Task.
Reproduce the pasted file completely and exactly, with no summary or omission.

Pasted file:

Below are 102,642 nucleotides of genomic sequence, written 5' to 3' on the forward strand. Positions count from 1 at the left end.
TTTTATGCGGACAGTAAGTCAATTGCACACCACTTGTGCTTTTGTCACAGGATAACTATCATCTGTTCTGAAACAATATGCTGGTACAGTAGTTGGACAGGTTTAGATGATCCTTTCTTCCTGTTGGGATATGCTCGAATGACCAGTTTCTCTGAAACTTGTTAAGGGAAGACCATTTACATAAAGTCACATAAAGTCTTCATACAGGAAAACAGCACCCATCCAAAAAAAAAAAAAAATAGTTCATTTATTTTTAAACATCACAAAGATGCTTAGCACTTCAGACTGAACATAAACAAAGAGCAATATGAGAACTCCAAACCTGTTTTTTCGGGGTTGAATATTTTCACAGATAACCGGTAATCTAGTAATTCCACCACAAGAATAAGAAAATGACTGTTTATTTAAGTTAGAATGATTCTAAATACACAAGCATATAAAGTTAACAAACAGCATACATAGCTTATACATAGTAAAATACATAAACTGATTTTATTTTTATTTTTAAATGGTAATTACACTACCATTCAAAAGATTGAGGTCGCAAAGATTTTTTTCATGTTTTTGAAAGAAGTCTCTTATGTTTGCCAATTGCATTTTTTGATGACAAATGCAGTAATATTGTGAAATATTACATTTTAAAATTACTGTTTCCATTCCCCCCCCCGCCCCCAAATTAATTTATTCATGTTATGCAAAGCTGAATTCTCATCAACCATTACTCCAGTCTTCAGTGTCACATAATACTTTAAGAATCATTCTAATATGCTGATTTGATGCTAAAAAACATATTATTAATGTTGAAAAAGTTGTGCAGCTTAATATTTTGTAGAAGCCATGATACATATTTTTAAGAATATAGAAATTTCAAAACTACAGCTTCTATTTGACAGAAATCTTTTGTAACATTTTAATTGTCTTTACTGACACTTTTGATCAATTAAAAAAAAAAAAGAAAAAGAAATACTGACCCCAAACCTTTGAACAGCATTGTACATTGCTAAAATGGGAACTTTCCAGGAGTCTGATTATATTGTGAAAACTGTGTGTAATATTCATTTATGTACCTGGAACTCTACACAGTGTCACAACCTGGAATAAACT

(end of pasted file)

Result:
Below are 102,642 nucleotides of genomic sequence, written 5' to 3' on the forward strand. Positions count from 1 at the left end.
TTTTATGCGGACAGTAAGTCAATTGCACACCACTTGTGCTTTTGTCACAGGATAACTATCATCTGTTCTGAAACAATATGCTGGTACAGTAGTTGGACAGGTTTAGATGATCCTTTCTTCCTGTTGGGATATGCTCGAATGACCAGTTTCTCTGAAACTTGTTAAGGGAAGACCATTTACATAAAGTCACATAAAGTCTTCATACAGGAAAACAGCACCCATCCAAAAAAAAAAAAAAATAGTTCATTTATTTTTAAACATCACAAAGATGCTTAGCACTTCAGACTGAACATAAACAAAGAGCAATATGAGAACTCCAAACCTGTTTTTTCGGGGTTGAATATTTTCACAGATAACCGGTAATCTAGTAATTCCACCACAAGAATAAGAAAATGACTGTTTATTTAAGTTAGAATGATTCTAAATACACAAGCATATAAAGTTAACAAACAGCATACATAGCTTATACATAGTAAAATACATAAACTGATTTTATTTTTATTTTTAAATGGTAATTACACTACCATTCAAAAGATTGAGGTCGCAAAGATTTTTTTCATGTTTTTGAAAGAAGTCTCTTATGTTTGCCAATTGCATTTTTTGATGACAAATGCAGTAATATTGTGAAATATTACATTTTAAAATTACTGTTTCCATTCCCCCCCCCGCCCCCAAATTAATTTATTCATGTTATGCAAAGCTGAATTCTCATCAACCATTACTCCAGTCTTCAGTGTCACATAATACTTTAAGAATCATTCTAATATGCTGATTTGATGCTAAAAAACATATTATTAATGTTGAAAAAGTTGTGCAGCTTAATATTTTGTAGAAGCCATGATACATATTTTTAAGAATATAGAAATTTCAAAACTACAGCTTCTATTTGACAGAAATCTTTTGTAACATTTTAATTGTCTTTACTGACACTTTTGATCAATTAAAAAAAAAAAAGAAAAAGAAATACTGACCCCAAACCTTTGAACAGCATTGTACATTGCTAAAATGGGAACTTTCCAGGAGTCTGATTATATTGTGAAAACTGTGTGTAATATTCATTTATGTACCTGGAACTCTACACAGTGTCACAACCTGGAATAAACT